Customize your JAMA Network experience by selecting one or more topics from the list below.
This Visualizing Health Policy infographic looks at eligibility and coverage trends in employer-sponsored health insurance. Since 2000, the share of workers covered by employers’ health benefits at both offering and nonoffering firms has dropped to 56%, with the biggest decrease among employees working for small firms (3-199 workers). Among people younger than 65 years, those with lower incomes continued to be less likely to have coverage from an employer-sponsored health plan, as has been the trend since 1999. In 2015, larger firms were more likely than smaller ones to offer health benefits, as were organizations with more higher-wage employees, fewer lower-wage employees, and fewer workers 26 years or younger. Most large employers offered coverage to spouses and other dependents, while fewer than half of these firms offered coverage to same-sex or opposite-sex domestic partners. Few firms took action in 2015 in response to the Affordable Care Act’s employer mandate, including changing some jobs from part-time to full-time so employees would be eligible for coverage.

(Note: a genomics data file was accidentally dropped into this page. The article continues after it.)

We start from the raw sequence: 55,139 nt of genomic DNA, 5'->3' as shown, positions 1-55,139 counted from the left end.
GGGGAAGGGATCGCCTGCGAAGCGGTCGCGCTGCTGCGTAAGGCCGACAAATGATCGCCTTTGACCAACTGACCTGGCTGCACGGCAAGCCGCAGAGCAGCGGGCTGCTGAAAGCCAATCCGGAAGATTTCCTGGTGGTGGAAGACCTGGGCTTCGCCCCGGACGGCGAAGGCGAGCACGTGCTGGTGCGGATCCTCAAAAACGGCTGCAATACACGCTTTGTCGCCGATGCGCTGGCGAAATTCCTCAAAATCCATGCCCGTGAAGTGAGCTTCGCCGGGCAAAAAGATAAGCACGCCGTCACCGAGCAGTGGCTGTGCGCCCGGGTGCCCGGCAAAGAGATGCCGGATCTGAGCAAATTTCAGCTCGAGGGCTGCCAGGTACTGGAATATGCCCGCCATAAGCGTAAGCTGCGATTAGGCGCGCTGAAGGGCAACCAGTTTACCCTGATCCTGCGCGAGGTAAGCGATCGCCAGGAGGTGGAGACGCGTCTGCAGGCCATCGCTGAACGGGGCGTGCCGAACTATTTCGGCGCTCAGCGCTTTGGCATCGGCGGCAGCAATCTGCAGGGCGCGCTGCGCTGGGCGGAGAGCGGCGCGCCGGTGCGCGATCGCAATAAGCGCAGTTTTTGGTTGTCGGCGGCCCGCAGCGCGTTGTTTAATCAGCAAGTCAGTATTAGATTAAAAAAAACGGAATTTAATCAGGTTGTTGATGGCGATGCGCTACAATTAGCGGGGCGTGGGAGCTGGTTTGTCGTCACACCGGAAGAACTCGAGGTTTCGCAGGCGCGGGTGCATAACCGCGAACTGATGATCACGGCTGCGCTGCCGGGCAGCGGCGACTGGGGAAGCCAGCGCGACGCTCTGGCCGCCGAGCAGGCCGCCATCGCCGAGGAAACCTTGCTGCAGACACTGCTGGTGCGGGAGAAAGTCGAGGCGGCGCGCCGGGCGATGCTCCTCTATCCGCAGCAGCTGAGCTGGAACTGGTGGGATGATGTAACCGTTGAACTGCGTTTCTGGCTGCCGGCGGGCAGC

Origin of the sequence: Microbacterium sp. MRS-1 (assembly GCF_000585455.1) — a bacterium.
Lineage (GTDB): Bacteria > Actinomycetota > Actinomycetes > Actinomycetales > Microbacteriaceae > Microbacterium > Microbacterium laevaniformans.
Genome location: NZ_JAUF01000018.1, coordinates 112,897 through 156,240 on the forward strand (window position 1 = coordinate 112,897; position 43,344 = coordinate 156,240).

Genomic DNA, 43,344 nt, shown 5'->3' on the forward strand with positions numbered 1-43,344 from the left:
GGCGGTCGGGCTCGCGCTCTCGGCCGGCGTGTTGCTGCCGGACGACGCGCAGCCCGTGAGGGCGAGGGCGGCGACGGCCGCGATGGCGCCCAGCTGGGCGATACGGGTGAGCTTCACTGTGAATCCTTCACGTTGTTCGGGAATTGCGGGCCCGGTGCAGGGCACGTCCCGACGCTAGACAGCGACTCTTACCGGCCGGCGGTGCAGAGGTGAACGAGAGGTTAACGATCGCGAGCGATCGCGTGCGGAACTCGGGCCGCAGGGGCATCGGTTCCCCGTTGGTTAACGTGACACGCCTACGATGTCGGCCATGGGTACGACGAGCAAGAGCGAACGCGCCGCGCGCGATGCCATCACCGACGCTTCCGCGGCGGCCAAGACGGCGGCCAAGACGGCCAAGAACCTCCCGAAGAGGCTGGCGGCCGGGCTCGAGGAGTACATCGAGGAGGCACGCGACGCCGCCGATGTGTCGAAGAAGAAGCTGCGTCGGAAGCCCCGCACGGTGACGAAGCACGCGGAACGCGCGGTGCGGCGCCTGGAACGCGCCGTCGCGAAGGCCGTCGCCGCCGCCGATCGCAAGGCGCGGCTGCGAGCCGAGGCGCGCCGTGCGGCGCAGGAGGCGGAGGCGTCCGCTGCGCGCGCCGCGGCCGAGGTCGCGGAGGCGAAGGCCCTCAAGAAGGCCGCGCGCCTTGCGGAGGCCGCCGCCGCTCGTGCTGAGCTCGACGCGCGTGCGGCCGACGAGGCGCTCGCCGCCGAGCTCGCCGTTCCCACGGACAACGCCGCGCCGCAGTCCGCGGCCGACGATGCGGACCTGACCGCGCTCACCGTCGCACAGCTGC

Source: Kaiser Family Foundation analysis. Original data and detailed source information are available at http://kff.org/JAMA_5-03-2016.
Correction: This article was corrected July 5, 2016, for a misspelled surname in the byline.
Long M, Rae M, Claxton G, Jankiewicz A, Rousseau D, for the Kaiser Family Foundation. Eligibility and Coverage Trends in Employer-Sponsored Insurance. JAMA. 2016;315(17):1824. doi:10.1001/jama.2016.3992
Artificial Intelligence Resource Center